News
September 5, 2014
Monsanto is a seed company, not a GM company, European Vegetables Business Lead says

Ibrahim El MenschawiWhen many people think of Monsanto, they immediately think ‘Biotech’ and ‘GM’. Whilst we are proud of our global leadership position on GM crops, it will no doubt surprise many that GMOs are not actually Monsanto’s only focus.

Monsanto is a seed company. That’s what we do. The majority of Monsanto’s innovations are in crop and seed improvement, and in advanced conventional breeding techniques.

In fact, of the more than $4 million (USD) invested by Monsanto in R&D worldwide each day, less than half is spent specifically on GM technology.

Speaking to the IFAJ (International Federation of Agricultural Journalists) Congress in Aberdeen today, (5th September),  Monsanto’s EMEA Vegetable lead Ibrahim El Menschawi underlined this point and highlighted some of the many examples of non-GM R&D that Monsanto is currently investing in.

In Europe, our vegetable seed division covers 22 different crop types from tomato and broccoli to melon and spinach, and includes over 2000 individual hybrids and varieties.  Advanced conventional breeding techniques such as marker-assisted selection are helping our breeders to develop new strains with the traits to meet market demands, with results that are producing direct benefits to both farmers and consumers.  For example, in the UK, one of our new oilseed rape hybrids has just recorded the best yield performance for the Southern region in HGCA trials.

As Mr El Menschawi said at the conference today, “the remarkable thing is not just the new yield benchmark, but the fact that this rapeseed is high in healthier oleic acid. The vegetable oil from this hybrid contains about half the saturated fat of olive oil, and unlike sunflowers or olives, farmers can grow it here in northern Europe.”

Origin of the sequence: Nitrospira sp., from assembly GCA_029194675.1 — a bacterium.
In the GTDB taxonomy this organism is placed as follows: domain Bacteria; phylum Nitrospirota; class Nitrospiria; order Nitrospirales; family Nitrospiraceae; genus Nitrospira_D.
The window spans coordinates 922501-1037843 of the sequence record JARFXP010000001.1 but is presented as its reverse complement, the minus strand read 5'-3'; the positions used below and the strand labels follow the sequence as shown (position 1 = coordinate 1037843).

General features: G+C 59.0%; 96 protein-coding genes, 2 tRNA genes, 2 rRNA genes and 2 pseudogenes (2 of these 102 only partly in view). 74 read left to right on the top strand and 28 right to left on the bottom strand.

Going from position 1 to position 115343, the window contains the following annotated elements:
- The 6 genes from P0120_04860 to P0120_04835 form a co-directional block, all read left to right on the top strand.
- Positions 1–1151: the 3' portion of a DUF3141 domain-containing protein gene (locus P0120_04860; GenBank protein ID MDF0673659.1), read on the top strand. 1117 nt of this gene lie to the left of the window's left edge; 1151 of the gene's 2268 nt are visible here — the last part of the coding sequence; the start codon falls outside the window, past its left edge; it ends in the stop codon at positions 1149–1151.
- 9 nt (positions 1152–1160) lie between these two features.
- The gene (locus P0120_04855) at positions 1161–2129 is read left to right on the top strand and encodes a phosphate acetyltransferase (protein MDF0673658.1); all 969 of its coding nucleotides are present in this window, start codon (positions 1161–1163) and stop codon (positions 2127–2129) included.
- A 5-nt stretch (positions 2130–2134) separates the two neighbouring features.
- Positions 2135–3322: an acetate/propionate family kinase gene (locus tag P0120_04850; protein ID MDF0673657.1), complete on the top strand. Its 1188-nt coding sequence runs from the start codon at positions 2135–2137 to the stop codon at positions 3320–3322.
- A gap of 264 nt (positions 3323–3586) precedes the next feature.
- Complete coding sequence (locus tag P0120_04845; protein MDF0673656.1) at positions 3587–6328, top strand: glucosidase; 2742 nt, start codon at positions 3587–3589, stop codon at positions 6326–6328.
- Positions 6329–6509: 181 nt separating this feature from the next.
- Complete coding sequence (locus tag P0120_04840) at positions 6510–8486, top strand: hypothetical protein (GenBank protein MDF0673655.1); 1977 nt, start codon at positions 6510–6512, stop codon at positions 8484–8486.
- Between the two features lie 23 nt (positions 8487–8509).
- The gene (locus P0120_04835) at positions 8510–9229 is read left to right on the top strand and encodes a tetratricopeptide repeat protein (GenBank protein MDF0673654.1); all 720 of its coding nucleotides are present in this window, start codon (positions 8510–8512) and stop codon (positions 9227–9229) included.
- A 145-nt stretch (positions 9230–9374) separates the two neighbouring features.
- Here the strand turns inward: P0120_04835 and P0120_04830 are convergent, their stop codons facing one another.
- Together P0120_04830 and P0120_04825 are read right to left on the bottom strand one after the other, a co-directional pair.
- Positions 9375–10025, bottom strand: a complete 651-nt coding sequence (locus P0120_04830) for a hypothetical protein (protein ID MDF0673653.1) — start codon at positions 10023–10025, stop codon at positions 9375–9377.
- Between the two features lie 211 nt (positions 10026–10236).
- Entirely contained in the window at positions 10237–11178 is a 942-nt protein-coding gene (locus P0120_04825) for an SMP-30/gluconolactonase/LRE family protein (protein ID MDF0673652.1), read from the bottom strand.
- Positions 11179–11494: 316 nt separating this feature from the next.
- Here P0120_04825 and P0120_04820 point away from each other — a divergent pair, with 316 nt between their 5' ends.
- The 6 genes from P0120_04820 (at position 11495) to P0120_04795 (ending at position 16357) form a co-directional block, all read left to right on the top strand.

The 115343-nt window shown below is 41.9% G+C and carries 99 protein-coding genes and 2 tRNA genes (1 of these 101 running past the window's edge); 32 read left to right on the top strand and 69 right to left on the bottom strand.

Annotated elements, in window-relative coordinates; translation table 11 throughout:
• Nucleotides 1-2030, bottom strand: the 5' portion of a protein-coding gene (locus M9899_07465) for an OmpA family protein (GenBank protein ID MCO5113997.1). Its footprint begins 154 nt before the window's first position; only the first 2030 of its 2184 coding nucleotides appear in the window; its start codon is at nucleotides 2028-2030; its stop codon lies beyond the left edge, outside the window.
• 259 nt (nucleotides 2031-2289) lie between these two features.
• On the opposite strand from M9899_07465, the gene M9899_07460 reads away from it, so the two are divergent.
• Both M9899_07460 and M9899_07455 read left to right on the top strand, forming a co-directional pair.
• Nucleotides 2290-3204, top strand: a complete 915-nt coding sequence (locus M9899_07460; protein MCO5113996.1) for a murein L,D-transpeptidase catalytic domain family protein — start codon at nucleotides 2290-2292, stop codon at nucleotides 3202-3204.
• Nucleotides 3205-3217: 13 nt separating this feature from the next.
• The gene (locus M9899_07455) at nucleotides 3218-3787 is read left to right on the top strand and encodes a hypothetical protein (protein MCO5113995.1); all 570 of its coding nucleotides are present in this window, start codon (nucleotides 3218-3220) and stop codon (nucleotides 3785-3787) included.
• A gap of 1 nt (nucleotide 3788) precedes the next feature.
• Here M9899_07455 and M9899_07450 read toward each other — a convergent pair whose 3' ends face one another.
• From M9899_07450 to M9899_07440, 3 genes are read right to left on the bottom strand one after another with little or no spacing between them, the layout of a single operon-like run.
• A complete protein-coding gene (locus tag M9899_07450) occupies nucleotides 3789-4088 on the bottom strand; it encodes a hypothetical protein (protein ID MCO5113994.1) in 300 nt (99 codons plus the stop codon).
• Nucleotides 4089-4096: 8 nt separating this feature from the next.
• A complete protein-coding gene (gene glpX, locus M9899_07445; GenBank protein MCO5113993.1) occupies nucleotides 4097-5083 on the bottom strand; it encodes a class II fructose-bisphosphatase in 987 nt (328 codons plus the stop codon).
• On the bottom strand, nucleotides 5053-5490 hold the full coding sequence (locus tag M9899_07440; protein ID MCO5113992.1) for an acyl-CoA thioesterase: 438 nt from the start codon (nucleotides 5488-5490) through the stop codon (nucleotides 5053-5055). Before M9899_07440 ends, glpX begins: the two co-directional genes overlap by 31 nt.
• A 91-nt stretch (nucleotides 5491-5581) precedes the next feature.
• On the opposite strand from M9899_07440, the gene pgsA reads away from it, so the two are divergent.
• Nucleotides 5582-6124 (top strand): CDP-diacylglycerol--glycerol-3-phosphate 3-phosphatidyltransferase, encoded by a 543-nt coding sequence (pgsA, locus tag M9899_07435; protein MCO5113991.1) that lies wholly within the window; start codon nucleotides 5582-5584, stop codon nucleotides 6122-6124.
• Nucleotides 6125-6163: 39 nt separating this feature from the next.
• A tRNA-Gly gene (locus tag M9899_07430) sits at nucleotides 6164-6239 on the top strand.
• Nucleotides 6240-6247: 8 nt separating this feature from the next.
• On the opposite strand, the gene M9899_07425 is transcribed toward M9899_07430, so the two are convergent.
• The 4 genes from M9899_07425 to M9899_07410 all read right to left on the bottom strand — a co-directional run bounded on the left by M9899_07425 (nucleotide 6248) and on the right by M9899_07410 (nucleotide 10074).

In addition to advanced conventional breeding techniques, Monsanto also is also investing heavily in new data science and in precision engineering capabilities.

This includes a collaboration with Novozymes of Denmark  to develop a new microbials platform. Called the “BioAg Alliance”, the partnership is researching  the next generation of products derived from microbes such as bacteria and fungi. These include inoculants, which improve nutrient take-up in plants, and biocontrol products, which help protect crops against pests and diseases. In the US, this year’s microbial research programme included some 170,000 field trial plots in 70 locations throughout the United States, and is expected to more than double in scale next season.

Far from being ‘GM’ focused, innovations in data science, marker-assisted selection and new microbial products demonstrate the breadth of Monsanto’s R&D investments. They also demonstrate the integrated, science-based approach the company is taking to help farmers produce more from their land with less water, energy, waste and worry.

 

Comments

    Eugene Hoogland
    |
    October 17, 2014
    Must be a very lucrative business when it can afford 4 million a day on R&D. That's 1.46 billion a year spent on R&D. Amazing!
    Reply
    Brandon Mitchener
    |
    November 6, 2014
    In fact, as a percentage of revenue, Monsanto invests more than 10% in R&D, which puts us in the same league as Apple, Google and other innovative companies. According to a recent report done for the European Commission, only 111 companies in the world invest more than $1 billion in R&D. This kind of spending is also typical of industries in highly competitive industries. Monsanto is often accused of being a monopoly, which isn't true. If we were, we really wouldn't need to invest in R&D, would we?
    Reply

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